By Greg Peel
The Dow closed down 42 points, or 0.3%, while the S&P lost 0.2% to 1509 and the Nasdaq eased back 0.1%.
Aside from accusations of corruption against the Rajoy government in Spain and the threat of the Berlusconi factor in this month's Italian election, Europe has been quiet these past months. Spain has not, as was anticipated to be all but a given last year, asked for a bail-out. Hence the ECB has not introduced the emergency monetary easing measures it has kept loaded in its gun all this time, and in the meantime the economic data out of Germany, such as the manufacturing and service sector PMIs and business confidence measures, have been surprisingly positive.
Europe has been out of the spotlight, but in the interim the Fed has rolled out QE3 and Japan has moved towards its new policy of unlimited easing. As a result, the euro, which many were still expecting to crumble last year, has been on the rise. Germany, for one, is a leading export economy. The appreciation of the euro, if only by virtue of the depreciation of the dollar and yen, is threatening to nip in the bud any chance of a eurozone recovery.
What to do?
- FOLLOW IBTIMES
Talk it down. Last night ECB president Mario Draghi, having emerged from the central bank's scheduled monthly monetary policy meeting, suggested to the press that the euro's recent rise is a reflection of improving confidence in the beaten-down currency bloc. However, he also emphasised that the risks remained to the downside. On that note, the euro plunged a percent against the dollar. Draghi has joined the global Currency War. At least verbally. The "race to the bottom" continues, and stock markets are loving it.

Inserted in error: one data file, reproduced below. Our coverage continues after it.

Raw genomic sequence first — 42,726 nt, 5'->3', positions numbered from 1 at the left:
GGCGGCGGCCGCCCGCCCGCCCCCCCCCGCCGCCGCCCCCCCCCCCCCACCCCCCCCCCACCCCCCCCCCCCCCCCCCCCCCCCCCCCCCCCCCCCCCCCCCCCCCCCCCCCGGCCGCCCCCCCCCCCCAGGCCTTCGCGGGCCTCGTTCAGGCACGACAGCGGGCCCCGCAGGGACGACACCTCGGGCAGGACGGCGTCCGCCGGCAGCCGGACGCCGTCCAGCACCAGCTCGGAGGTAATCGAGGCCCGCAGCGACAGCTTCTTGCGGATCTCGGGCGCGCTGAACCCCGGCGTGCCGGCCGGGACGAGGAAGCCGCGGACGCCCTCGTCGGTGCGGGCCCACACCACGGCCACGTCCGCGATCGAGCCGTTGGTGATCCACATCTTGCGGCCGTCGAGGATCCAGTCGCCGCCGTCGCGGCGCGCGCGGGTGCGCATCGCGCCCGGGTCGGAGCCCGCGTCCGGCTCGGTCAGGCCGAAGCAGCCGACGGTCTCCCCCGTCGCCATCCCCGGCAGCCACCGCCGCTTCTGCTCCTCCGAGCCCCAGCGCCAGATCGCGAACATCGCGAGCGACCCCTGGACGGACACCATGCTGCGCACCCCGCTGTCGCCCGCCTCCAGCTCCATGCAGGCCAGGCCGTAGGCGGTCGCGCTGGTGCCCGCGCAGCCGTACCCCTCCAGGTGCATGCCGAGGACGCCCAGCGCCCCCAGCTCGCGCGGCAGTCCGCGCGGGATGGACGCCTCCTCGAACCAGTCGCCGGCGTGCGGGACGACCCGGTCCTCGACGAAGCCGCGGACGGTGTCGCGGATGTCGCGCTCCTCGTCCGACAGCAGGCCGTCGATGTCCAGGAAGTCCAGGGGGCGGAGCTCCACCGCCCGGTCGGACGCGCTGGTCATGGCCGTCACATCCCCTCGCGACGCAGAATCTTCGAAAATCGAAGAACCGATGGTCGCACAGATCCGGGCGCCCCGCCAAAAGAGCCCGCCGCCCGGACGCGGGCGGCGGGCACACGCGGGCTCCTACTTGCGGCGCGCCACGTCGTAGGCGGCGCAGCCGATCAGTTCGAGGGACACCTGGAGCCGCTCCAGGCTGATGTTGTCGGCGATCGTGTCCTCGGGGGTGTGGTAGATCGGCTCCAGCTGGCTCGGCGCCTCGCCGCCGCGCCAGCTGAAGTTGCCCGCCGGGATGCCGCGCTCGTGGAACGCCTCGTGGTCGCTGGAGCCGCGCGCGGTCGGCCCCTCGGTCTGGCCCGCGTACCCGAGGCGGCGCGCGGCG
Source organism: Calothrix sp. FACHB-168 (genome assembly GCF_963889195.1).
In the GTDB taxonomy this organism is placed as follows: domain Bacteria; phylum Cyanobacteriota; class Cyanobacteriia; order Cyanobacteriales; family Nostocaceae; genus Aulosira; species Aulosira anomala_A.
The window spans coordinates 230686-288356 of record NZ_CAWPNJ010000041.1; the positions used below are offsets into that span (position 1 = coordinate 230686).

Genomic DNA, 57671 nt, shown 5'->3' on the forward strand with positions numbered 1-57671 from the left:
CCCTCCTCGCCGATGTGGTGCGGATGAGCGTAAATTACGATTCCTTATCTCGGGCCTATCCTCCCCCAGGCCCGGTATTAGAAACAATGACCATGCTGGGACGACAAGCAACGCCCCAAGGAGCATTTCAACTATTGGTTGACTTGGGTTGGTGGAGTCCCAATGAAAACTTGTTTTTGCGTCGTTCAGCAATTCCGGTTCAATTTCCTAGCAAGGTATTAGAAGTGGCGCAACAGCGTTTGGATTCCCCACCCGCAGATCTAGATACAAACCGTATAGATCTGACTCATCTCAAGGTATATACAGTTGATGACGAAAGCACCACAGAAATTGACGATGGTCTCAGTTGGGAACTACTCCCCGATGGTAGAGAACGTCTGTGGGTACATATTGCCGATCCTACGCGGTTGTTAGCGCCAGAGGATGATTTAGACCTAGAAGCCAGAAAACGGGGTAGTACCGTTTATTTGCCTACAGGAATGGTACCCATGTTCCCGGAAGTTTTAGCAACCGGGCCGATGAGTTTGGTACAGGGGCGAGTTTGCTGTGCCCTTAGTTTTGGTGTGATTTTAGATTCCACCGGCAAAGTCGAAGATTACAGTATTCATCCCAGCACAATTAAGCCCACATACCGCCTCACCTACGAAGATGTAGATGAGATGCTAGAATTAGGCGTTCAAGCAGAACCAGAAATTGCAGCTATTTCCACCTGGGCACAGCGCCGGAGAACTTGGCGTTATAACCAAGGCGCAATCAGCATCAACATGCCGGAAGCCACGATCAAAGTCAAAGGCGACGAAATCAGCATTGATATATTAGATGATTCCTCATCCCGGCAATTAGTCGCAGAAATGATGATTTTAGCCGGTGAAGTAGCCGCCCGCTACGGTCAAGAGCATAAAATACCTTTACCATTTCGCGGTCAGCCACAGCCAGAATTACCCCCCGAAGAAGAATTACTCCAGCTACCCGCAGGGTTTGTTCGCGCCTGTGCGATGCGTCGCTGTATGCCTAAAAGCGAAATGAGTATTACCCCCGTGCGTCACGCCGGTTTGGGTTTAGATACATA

Having said that, Wall Street dropped sharply from the open last night, sending the Dow down 132 points by midday. It was not, as one commentator suggested, about sellers. It was about a lack of buyers. The most watched economic data release of the day ? January chain store sales ? was positive. Wall Street is struggling to conquer Dow 14k as buying exhaustion sets in and all talk of a pullback keeps nervous investors at bay.
Those investors have been told, nevertheless, that any pullback will represent a great buying opportunity. How long's a piece of pullback? Seven percent? Five percent? One hundred Dow points? The latter appeared to be the case last night, given the afternoon, for no particular reason, saw the indices recover more than half their losses. If we really are going to see a pullback it will need a trigger. Maybe the Italian election later this month, maybe the US "sequester" (spending cuts) debate next month, maybe the US debt ceiling debate in May, maybe just May. Meanwhile, a definitive push through Dow 14k and S&P 1500 looks like a struggle as well.
The US dollar index has jumped up 0.6% on the euro's drop. Gold fell US$6.00 to US$1671.70/oz, while the Aussie's slide continues, with The Battler down another 0.4% in 24 hours to US$1.0283. Aside from the impact of the stronger greenback, yesterday's unchanged unemployment number belied a fall in the participation rate to historically low levels and a loss of 10,000 full-time jobs, offset only by part-time hiring. It was another economic data point that had forex markets lowering the odds on a March rate cut.
Iran's Ayatollah last night rejected proposals to hold talks with the US on the country's nuclear progress, while in Tunisia ? birthplace of the Arab Spring ? the assassination of a popular opposition party leader added to smouldering MENA tensions. Such tensions were enough to push Brent crude higher by US46c to US$117.30/bbl even as West Texas, which concentrated more specifically on the strong greenback, fell US91c to US$95.71/bbl.
Base metals were slightly weaker last night as we approach Chinese New Year, while iron ore is unchanged at US$155.10/t.
The SPI Overnight fell 8 points.
China will release monthly inflation and trade data today while the local earnings season highlight will be Newcrest ((NCM)).
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